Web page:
# Multithreading Performance of the Cell Sorting Example (Amdahl's Law)

## Theory

One measure of multithreaded performance is to calculate the possible theoretical speedup given by Amdahl’s law [1]. It provides an estimate for the speedup and assumes that the workload can be split into a parallelizable and non-parallelizable part which is quantified by $0\leq p \leq1$. A higher value means that the contribution coming from non-parallelizable algorithms is lower.

$$\begin{equation} T(n) = T_0\frac{1}{(1-p) + \frac{p}{n}} \end{equation}$$

Here, $n$ is the number of used parallel threads and $p$ is the proportion of execution time which benefits from parallelization.

## Simulation Setup

Measuring the performance of any simulation will be highly dependent on the specific cellular
properties and complexity.
For this comparison, we chose the cell-sorting example which contains
minimal complexity compared to the remaining showcases.
Any computational overhead which is intrinsic to `cellular_raza`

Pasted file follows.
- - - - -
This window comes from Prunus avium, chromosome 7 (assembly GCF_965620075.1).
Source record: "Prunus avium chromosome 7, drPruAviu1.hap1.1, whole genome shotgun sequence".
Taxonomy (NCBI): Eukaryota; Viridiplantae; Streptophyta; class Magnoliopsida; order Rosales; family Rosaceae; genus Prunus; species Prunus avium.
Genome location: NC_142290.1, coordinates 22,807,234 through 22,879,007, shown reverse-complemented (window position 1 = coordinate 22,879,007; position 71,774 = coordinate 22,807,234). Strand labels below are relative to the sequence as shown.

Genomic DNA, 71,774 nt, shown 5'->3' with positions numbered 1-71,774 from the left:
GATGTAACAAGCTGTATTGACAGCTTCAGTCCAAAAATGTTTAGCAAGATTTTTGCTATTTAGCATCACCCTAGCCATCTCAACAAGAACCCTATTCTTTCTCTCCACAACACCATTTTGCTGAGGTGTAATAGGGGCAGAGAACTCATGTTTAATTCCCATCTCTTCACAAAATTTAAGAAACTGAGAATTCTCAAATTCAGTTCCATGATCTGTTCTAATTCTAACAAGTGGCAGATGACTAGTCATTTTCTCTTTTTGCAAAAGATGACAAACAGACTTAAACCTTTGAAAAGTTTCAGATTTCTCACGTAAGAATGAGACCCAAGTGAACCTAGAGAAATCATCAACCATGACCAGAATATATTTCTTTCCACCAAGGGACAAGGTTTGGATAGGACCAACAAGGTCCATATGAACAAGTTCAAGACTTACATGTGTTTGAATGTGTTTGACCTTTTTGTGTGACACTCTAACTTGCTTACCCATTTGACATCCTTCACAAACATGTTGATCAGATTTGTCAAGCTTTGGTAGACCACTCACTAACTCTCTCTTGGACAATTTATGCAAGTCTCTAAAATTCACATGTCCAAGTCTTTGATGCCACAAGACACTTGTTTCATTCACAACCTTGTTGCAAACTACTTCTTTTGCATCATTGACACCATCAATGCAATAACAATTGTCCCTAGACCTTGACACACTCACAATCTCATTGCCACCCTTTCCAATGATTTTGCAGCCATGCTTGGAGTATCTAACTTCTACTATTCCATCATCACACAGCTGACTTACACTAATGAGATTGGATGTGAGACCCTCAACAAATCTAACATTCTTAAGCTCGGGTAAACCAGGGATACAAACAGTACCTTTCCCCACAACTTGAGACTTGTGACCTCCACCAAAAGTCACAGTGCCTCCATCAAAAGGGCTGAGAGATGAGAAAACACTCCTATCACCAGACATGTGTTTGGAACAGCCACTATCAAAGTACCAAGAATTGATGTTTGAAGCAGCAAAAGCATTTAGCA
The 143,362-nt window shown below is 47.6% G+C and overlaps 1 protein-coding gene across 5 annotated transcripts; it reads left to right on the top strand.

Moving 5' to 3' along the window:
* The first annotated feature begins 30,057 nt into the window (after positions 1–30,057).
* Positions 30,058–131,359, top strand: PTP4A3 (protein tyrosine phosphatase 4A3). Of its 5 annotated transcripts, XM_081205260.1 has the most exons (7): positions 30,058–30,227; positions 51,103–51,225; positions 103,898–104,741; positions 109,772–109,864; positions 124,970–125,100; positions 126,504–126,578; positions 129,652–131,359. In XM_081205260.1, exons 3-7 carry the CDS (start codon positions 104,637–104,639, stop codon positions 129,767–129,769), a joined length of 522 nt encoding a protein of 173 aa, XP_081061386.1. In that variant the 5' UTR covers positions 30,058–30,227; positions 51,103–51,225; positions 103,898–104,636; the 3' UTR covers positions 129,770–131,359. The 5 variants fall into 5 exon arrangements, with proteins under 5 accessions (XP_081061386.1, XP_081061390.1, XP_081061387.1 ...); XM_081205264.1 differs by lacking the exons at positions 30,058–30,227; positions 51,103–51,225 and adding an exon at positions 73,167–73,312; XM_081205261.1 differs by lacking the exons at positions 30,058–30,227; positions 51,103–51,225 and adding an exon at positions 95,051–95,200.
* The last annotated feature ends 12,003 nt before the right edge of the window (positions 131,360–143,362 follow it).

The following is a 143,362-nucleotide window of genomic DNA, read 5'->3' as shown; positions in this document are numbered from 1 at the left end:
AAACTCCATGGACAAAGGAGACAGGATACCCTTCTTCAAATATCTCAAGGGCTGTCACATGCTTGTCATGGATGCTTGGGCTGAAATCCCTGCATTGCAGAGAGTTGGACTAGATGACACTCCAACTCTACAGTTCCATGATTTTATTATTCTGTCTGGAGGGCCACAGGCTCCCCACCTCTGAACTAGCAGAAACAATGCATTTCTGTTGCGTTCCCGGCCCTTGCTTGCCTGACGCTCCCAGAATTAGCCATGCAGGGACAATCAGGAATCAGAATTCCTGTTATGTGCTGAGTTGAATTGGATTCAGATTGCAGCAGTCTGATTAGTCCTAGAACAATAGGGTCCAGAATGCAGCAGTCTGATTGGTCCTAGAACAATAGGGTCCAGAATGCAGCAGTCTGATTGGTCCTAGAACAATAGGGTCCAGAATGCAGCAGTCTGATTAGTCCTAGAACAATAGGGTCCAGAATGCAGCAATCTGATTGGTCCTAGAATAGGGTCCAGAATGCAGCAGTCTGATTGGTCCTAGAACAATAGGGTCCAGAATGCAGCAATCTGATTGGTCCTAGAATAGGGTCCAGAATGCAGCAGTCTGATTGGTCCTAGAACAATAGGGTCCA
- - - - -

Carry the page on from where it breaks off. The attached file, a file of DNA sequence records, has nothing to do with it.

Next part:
and not related to the chosen
example would thus be more likely to manifest itself in performance results.
The total runtime of the simulation is of no relevance since we are only concerned with relative
speedup upon using additional resources.
The
`cellular_raza-benchmarks`

crate is a command-line utility which can be used to run benchmarks with various configurations.

```
# cd cellular_raza-benchmarks
# cargo run -- -h
cellular_raza benchmarks
Usage: cell_sorting [OPTIONS] <NAME> [COMMAND]
Commands:
threads Thread scaling benchmark
sim-size Simulation Size scaling benchmark
help Print this message or the help of the given subcommand(s)
Arguments:
<NAME> Name of the current runs such as name of the device to be benchmarked
Options:
-o, --output-directory <OUTPUT_DIRECTORY>
Output directory of benchmark results [default: benchmark_results]
-s, --sample-size <SAMPLE_SIZE>
Number of samples to be generated for each measurement [default: 5]
--no-save
Do not save results. This takes priority against the overwrite settings